Alleging Fraud, Candidate Demands Vote Recount in Honduras Presidential Election

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Posted Dec. 4, 2013

Interview with Dan Beeton, international communications director with the Center for Economic and Policy Research, conducted by Scott Harris

honduras

Juan Orlando Hernandez of the conservative ruling National Party was declared the winner of the presidential election held in Honduras on Nov. 24. But the runner-up in the contest, left-wing candidate Xiomara Castro, has charged the election was stolen by fraud and demanded a recount. Castro is the wife of former Honduran President Manuel Zelaya, who was ousted in a coup backed by the military and Hernandez in 2009. According to the Honduran electoral court, Hernandez won 37 percent of the vote, while Castro won 29 percent.

Castro’s Libre party, formed by grassroots activists resisting the 2009 coup, have suffered repression at the hands of police in recent years. During the weekend of the election, three Libre party activists were murdered. At a Libre party rally denouncing election fraud in the Honduran capital of Tegucigalpa on Nov. 30, Castro and Zelaya led the protest march in a pickup truck carrying the body of a fallen Libre party member who had been shot to death hours before the demonstration began.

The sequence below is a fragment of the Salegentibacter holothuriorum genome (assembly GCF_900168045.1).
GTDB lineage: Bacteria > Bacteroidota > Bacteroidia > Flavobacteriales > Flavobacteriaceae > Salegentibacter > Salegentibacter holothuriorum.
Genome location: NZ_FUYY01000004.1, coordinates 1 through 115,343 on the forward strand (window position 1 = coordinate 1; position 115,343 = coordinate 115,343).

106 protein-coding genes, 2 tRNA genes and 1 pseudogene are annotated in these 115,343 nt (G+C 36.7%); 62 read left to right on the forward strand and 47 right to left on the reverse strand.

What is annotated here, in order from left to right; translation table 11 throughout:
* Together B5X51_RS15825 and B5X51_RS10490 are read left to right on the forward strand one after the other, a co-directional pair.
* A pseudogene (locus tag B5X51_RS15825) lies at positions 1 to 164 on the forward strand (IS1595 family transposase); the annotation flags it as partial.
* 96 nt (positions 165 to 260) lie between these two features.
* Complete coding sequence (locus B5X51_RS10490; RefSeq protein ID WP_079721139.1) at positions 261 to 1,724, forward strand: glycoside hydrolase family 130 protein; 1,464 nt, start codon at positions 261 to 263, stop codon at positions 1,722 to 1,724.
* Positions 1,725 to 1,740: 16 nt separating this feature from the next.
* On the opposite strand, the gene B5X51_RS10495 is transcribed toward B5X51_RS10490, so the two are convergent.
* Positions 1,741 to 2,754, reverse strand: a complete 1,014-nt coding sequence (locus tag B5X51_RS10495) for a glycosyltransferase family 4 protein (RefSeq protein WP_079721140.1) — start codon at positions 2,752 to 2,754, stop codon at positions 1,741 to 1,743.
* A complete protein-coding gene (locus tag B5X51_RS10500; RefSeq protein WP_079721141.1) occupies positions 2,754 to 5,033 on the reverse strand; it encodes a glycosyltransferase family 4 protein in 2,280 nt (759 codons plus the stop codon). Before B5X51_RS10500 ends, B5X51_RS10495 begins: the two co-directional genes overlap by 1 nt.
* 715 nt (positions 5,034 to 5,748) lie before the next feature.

Honduran party officials and international delegations observing the election reported witnessing cases of fraud, vote-buying and the intimidation and bribery of poll workers. The Libre Party further charged that there were inexplicable discrepancies between polling station tally sheets and the official results posted by the nation’s Supreme Electoral Tribunal. Under growing pressure from protests, Honduran electoral authorities agreed on Dec. 2 to review vote tallies from last week's presidential election. Between The Lines’ Scott Harris spoke with Dan Beeton, international communications director with the Center for Economic and Policy Research, based in Washington, D.C., who assesses the conduct and legitimacy of the contested Nov. 24 Honduran presidential election.

For more information on the Center for Economic and Policy Research, visit CEPR.net.

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